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US Treasury’s Scrutiny Points to Stablecoin’s Bumpy Regulatory Road

For stablecoins, the regulatory environment is looking anything but stable.

As these asset-backed digital offerings gain ground, and are being trialed across various use cases — especially for cross border payments — various agencies are examining their place within the financial services sphere at large.

As noted in this space, among the most visible investigations is the U.S. Department of the Treasury’s ongoing examination of the risks and rewards tied to the coins, in a market that has expanded, measured by market capitalization, to more than $125 billion.

Read more: U.S. Treasury Eyes Probe of Stablecoins’ Financial Risk 

So: Get ready for the reports and the frameworks, the cautions, and perhaps the guardrails, dictating what stablecoins are and what they aren’t. The basic questions that would be addressed by the Treasury and any other number of agencies would focus on what the digital offerings might be backed with, and the underlying volatility of what we might term those “backing assets” might be. Consider the fact that Circle and Tether have in recent months sought to clarify and provide greater detail into the liquidity of their holdings.

Circle, in particular, has made a move to have its USDC coins backed by cash and U.S. Treasuries. That might be a nod toward anticipated regulatory mandates that stablecoins be backed by what would be considered the most liquid, and the least volatile choices on the global stage.

Read also: USDC Now Backed By Cash, US Treasuries 

Setting Some Standards

But then again, it’s generally true that stablecoins can be backed by any external “peg” — a commodity like oil, perhaps, or a basket of currencies or gold. We contend that there could be levels of complexity that come as stablecoins are used in derivatives, where the “underlying” peg can be obscured a bit, or where the pegs themselves are more volatile than had been anticipated (which can happen during times of economic stress).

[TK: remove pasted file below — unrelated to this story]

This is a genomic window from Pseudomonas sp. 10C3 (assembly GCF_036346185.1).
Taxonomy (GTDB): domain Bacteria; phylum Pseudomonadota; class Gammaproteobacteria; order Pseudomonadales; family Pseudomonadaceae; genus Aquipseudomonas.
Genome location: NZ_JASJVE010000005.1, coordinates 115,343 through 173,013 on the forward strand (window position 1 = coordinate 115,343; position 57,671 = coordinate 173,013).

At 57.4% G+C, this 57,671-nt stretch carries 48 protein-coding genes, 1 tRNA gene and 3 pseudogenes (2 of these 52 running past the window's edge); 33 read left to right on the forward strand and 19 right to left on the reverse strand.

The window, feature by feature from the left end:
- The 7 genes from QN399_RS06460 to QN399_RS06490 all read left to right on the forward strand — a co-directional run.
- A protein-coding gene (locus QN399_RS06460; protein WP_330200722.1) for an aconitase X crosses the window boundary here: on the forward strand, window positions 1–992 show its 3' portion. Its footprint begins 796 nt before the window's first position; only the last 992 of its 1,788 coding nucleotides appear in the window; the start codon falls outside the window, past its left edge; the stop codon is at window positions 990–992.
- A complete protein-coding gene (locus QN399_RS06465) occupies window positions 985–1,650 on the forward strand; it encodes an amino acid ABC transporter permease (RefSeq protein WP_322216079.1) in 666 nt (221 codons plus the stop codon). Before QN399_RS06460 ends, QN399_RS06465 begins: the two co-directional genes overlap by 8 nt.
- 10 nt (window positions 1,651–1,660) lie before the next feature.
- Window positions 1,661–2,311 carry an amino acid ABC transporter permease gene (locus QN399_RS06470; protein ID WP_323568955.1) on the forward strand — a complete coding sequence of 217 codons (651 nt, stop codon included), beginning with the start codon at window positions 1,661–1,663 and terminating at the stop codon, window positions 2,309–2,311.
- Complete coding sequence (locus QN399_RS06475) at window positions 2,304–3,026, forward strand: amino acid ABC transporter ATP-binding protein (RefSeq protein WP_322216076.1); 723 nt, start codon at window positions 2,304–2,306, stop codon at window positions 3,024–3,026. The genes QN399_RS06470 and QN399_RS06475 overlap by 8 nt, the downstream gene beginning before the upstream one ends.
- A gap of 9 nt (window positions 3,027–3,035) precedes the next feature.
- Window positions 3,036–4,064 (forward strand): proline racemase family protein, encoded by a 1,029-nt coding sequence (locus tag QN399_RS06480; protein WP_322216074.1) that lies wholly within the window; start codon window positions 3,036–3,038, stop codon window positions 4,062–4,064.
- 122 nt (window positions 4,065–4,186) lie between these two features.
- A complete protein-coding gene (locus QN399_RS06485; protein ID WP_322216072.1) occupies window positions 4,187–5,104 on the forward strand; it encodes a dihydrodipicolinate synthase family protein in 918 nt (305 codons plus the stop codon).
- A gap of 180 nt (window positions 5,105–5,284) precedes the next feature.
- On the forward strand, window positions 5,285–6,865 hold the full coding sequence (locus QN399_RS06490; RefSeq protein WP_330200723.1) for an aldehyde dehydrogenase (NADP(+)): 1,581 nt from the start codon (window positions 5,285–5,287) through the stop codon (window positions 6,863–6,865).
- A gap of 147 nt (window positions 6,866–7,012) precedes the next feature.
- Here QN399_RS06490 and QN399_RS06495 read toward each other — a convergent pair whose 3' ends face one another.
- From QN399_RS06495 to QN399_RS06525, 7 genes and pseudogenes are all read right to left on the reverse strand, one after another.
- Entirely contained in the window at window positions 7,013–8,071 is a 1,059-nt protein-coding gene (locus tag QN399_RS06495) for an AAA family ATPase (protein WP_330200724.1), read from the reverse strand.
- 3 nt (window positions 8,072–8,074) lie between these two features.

There’s at least some indication of the bumpy road stablecoins could endure in another way — when the conduits to getting them, buying them and selling them in the first place, through the exchanges themselves, face pressure.

South Korea offers an example here, of course, as the country’s  Financial Services Commission regulatory agency has been cracking down on the exchanges, and traders face billions of dollars’ worth of losses in the meantime. Under those new rules, which take effect later in the month, crypto exchanges that use Korean currencies have to register with authorities (this applies to foreign crypto exchanges too).  It follows that as some exchanges close — the FT has said as many as 40 of the 60 exchanges in that country could shutter — new stablecoin issuance or use could experience a chilling effect.

See also: S. Korean Crypto Traders Expect New Market Rules to Cause $2.6B in Losses 

Even El Salvador, which has of course embraced bitcoin, has been looking into launching its own stablecoin (the colon), which would conceivably be used in day to day commerce.  We’re already partly there, as The Wall Street Journal reports that in El Salvador, people who convert their bitcoin to dollars actually receive dollar stablecoins (not actual currency) in their digital wallets.

If that stablecoin concept and practice continues to make inroads a native stablecoin (not backed by the dollar, but conceivably something else) could represent a way for El Salvador — and a blueprint for other nations — to create their own ways of circumventing the dollar’s overwhelming status on the world stage. Which, we note, would worry U.S. regulators, and especially the U.S. Treasury, even more.

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